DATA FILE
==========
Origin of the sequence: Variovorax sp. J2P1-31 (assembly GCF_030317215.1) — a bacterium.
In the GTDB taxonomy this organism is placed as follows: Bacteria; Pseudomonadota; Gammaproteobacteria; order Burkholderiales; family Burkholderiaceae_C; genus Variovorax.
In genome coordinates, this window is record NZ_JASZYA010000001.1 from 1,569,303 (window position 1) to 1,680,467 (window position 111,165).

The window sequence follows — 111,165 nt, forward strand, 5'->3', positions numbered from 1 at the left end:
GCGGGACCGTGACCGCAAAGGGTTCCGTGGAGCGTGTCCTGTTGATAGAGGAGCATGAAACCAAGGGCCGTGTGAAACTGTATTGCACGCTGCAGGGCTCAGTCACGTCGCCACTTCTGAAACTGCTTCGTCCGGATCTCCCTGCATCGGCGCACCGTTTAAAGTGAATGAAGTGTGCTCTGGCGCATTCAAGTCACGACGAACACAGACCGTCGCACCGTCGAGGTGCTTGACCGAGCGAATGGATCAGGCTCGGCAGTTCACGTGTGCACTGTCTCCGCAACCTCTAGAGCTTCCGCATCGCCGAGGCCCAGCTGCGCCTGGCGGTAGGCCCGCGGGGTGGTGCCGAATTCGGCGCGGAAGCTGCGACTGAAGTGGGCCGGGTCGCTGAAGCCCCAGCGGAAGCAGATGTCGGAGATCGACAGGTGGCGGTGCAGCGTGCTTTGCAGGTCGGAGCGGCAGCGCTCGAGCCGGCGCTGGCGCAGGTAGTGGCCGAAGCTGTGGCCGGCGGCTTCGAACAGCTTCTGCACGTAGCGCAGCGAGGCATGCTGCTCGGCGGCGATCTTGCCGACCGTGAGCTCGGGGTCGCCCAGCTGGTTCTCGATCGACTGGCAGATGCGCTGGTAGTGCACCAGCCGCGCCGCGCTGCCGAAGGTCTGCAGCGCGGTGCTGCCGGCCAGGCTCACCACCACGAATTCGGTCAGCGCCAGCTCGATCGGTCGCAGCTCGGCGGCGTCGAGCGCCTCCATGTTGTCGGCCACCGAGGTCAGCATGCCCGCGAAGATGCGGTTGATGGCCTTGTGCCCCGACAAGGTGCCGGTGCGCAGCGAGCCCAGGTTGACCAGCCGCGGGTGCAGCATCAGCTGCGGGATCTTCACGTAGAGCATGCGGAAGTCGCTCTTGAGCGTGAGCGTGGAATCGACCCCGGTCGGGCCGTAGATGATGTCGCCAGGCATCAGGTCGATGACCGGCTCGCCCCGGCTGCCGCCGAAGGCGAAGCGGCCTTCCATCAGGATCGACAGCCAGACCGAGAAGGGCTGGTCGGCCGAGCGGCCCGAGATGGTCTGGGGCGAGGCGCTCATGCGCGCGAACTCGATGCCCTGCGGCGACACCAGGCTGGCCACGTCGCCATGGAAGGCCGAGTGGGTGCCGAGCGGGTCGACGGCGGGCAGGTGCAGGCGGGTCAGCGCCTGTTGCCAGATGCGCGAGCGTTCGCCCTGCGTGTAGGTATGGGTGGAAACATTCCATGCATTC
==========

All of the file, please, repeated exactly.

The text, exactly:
Origin of the sequence: Variovorax sp. J2P1-31 (assembly GCF_030317215.1) — a bacterium.
In the GTDB taxonomy this organism is placed as follows: Bacteria; Pseudomonadota; Gammaproteobacteria; order Burkholderiales; family Burkholderiaceae_C; genus Variovorax.
In genome coordinates, this window is record NZ_JASZYA010000001.1 from 1,569,303 (window position 1) to 1,680,467 (window position 111,165).

The window sequence follows — 111,165 nt, forward strand, 5'->3', positions numbered from 1 at the left end:
GCGGGACCGTGACCGCAAAGGGTTCCGTGGAGCGTGTCCTGTTGATAGAGGAGCATGAAACCAAGGGCCGTGTGAAACTGTATTGCACGCTGCAGGGCTCAGTCACGTCGCCACTTCTGAAACTGCTTCGTCCGGATCTCCCTGCATCGGCGCACCGTTTAAAGTGAATGAAGTGTGCTCTGGCGCATTCAAGTCACGACGAACACAGACCGTCGCACCGTCGAGGTGCTTGACCGAGCGAATGGATCAGGCTCGGCAGTTCACGTGTGCACTGTCTCCGCAACCTCTAGAGCTTCCGCATCGCCGAGGCCCAGCTGCGCCTGGCGGTAGGCCCGCGGGGTGGTGCCGAATTCGGCGCGGAAGCTGCGACTGAAGTGGGCCGGGTCGCTGAAGCCCCAGCGGAAGCAGATGTCGGAGATCGACAGGTGGCGGTGCAGCGTGCTTTGCAGGTCGGAGCGGCAGCGCTCGAGCCGGCGCTGGCGCAGGTAGTGGCCGAAGCTGTGGCCGGCGGCTTCGAACAGCTTCTGCACGTAGCGCAGCGAGGCATGCTGCTCGGCGGCGATCTTGCCGACCGTGAGCTCGGGGTCGCCCAGCTGGTTCTCGATCGACTGGCAGATGCGCTGGTAGTGCACCAGCCGCGCCGCGCTGCCGAAGGTCTGCAGCGCGGTGCTGCCGGCCAGGCTCACCACCACGAATTCGGTCAGCGCCAGCTCGATCGGTCGCAGCTCGGCGGCGTCGAGCGCCTCCATGTTGTCGGCCACCGAGGTCAGCATGCCCGCGAAGATGCGGTTGATGGCCTTGTGCCCCGACAAGGTGCCGGTGCGCAGCGAGCCCAGGTTGACCAGCCGCGGGTGCAGCATCAGCTGCGGGATCTTCACGTAGAGCATGCGGAAGTCGCTCTTGAGCGTGAGCGTGGAATCGACCCCGGTCGGGCCGTAGATGATGTCGCCAGGCATCAGGTCGATGACCGGCTCGCCCCGGCTGCCGCCGAAGGCGAAGCGGCCTTCCATCAGGATCGACAGCCAGACCGAGAAGGGCTGGTCGGCCGAGCGGCCCGAGATGGTCTGGGGCGAGGCGCTCATGCGCGCGAACTCGATGCCCTGCGGCGACACCAGGCTGGCCACGTCGCCATGGAAGGCCGAGTGGGTGCCGAGCGGGTCGACGGCGGGCAGGTGCAGGCGGGTCAGCGCCTGTTGCCAGATGCGCGAGCGTTCGCCCTGCGTGTAGGTATGGGTGGAAACATTCCATGCATTC